There are so many places where "The Terminal" could falter. It is, after all, a movie about a man stuck in an airport terminal for a very, very long time.
While a terminal may be a larger setting than a single room, it's still just one location. And yes, these days, many airport terminals do offer Internet cafes, computer docking stations, cosmetics, fashion and electronics stores, restaurant, coffee and bar franchises, even showering facilities. But day in, day out, however is a person not to get bored?
Well, when Tom Hanks and Steven Spielberg are on hand, boredom is not an option. The movie that comes out of this winning combination (Spielberg directed Hanks in "Saving Private Ryan" and "Catch Me If You Can"; the two were executive producers of "Band of Brothers") is surprisingly charming, even with its manufactured ending.
In this post-9/11 era, a movie about an airport terminal seems an odd choice. Even without all the new regulations, there is a lot to complain about when it comes to travelling and terminals, especially if you're between flights. But in creating "The Terminal," it's as if Spielberg took an old teapot and shined it clean enough to reflect your teeth in a wide smile. In other words, this is one happy movie.
Spielberg focuses on relationships an excellent choice, as the cast turns in endearing performances. Most of the characters tug at the heart, from a janitor (Kumar Pallana) who at first seems to be a jerk to a food service employee (Diego Luna) who is in love with an INS lady (Zoe Saldana) who's also a Trekkie. There's also Amelia (Catherine Zeta-Jones), a flight attendant who's having an affair with a married man, and Dixon (Stanley Tucci), an immigration officer who plays strictly by the rules.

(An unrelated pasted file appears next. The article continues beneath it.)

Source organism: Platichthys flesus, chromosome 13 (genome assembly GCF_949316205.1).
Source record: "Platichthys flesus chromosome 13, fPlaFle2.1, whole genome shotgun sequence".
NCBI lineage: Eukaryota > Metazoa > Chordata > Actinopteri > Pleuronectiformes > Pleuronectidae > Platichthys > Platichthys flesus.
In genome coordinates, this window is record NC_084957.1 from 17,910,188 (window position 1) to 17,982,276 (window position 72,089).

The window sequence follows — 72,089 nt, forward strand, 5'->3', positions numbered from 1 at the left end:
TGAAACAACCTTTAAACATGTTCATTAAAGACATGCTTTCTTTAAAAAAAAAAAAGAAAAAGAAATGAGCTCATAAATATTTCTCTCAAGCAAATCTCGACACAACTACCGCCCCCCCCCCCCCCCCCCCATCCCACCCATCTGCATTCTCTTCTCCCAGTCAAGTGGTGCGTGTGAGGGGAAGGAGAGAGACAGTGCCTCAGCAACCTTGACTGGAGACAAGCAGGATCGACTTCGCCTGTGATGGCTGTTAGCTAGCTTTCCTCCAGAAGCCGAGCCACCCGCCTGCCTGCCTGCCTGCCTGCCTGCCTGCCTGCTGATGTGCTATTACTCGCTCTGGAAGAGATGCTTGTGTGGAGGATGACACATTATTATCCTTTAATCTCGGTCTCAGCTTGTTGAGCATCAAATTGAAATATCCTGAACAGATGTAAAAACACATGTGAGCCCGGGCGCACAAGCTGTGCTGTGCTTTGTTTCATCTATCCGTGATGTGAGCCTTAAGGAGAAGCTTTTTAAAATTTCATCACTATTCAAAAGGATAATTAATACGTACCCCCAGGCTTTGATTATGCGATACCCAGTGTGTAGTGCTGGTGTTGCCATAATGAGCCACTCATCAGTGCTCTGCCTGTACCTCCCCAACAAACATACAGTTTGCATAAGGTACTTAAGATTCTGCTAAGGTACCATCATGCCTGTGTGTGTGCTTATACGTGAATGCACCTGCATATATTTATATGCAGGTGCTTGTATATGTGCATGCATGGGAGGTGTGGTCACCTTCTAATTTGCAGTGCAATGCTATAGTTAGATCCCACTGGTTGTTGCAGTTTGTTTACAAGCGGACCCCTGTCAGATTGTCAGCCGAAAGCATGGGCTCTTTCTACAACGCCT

Tucci turns in a solid performance, but his character could have been a little less of a caricature. Nonetheless, Dixon does almost redeem himself toward the end. While all the characters have their own problems, they all come to be affected by, if not to care for, Viktor Navorski (Hanks).
Navorski lands at JFK airport in New York only to find that war has broken out in his homeland of Krakhozia, a fictional Eastern European nation. Navorski's visa is no longer valid, because his country no longer exists. He's slipped into a bureaucratic crack that allows him neither to enter the United States nor to return to a nonexisting country.
So he stays at the terminal, initially at Dixon's order. What Dixon doesn't expect is for Navorski to actually remain at the terminal and not attempt to escape. He beds down in an unused gate, washes in the restrooms and eventually figures out the luggage cart system. For every cart he returns, he gets a quarter. With enough quarters, he can buy food. Dixon tries to get rid of Navorski through all sorts of creative, legal methods, but fails. He fails because Navorski is a smart guy with a good heart. Navorski even finds gainful employment as a contractor, earning more money than Dixon.
In this film, human nature is good. It's quite possible to leave the theater thinking, "Aw, shucks, ain't life splendid." And then you associate those good feelings with "The Terminal," making this a strangely addicting film, at least potentially. I haven't gone back to see it again, but I would.
Comedy, Romance / English
by Joe Yonghee <firstname.lastname@example.org